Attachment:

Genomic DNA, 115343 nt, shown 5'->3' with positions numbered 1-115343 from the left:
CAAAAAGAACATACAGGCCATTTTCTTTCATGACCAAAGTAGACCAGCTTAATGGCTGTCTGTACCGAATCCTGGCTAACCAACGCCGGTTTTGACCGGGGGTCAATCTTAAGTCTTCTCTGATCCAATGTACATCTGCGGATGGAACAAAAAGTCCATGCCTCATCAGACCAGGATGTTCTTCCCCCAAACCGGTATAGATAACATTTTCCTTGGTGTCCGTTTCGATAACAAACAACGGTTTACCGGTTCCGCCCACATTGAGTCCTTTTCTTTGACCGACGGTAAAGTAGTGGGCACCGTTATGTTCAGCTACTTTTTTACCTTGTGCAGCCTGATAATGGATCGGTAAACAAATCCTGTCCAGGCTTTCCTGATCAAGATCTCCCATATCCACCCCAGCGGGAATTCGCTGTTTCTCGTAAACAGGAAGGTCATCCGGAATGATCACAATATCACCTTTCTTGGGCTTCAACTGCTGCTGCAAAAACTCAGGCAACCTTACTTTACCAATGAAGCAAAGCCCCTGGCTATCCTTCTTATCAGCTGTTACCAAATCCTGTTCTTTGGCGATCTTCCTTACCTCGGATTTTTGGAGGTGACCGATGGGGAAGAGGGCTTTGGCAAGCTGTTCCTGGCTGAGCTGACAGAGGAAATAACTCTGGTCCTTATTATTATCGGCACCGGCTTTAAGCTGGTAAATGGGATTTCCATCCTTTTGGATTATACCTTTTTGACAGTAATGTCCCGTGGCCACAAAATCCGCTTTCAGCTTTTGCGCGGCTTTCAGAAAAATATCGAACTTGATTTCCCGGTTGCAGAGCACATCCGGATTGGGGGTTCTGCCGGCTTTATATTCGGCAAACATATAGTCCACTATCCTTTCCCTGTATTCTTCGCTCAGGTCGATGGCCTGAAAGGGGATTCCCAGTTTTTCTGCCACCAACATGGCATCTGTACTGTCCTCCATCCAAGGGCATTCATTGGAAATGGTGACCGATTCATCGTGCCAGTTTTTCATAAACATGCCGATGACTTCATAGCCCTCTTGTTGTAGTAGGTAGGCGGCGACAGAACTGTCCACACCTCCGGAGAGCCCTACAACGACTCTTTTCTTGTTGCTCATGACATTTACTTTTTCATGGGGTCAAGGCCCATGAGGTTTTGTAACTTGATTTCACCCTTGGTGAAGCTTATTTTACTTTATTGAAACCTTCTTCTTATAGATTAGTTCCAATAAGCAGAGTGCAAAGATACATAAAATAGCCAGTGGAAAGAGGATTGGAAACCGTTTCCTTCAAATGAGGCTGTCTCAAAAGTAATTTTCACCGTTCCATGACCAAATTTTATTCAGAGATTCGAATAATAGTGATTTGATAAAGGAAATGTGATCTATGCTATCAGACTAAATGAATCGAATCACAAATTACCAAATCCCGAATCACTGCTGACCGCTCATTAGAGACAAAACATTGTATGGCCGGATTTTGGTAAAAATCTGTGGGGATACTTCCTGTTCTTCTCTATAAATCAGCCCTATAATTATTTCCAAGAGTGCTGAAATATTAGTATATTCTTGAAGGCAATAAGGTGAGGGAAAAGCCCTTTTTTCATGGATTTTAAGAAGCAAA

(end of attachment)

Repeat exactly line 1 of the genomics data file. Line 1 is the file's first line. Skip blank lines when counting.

Genomic DNA, 115343 nt, shown 5'->3' with positions numbered 1-115343 from the left: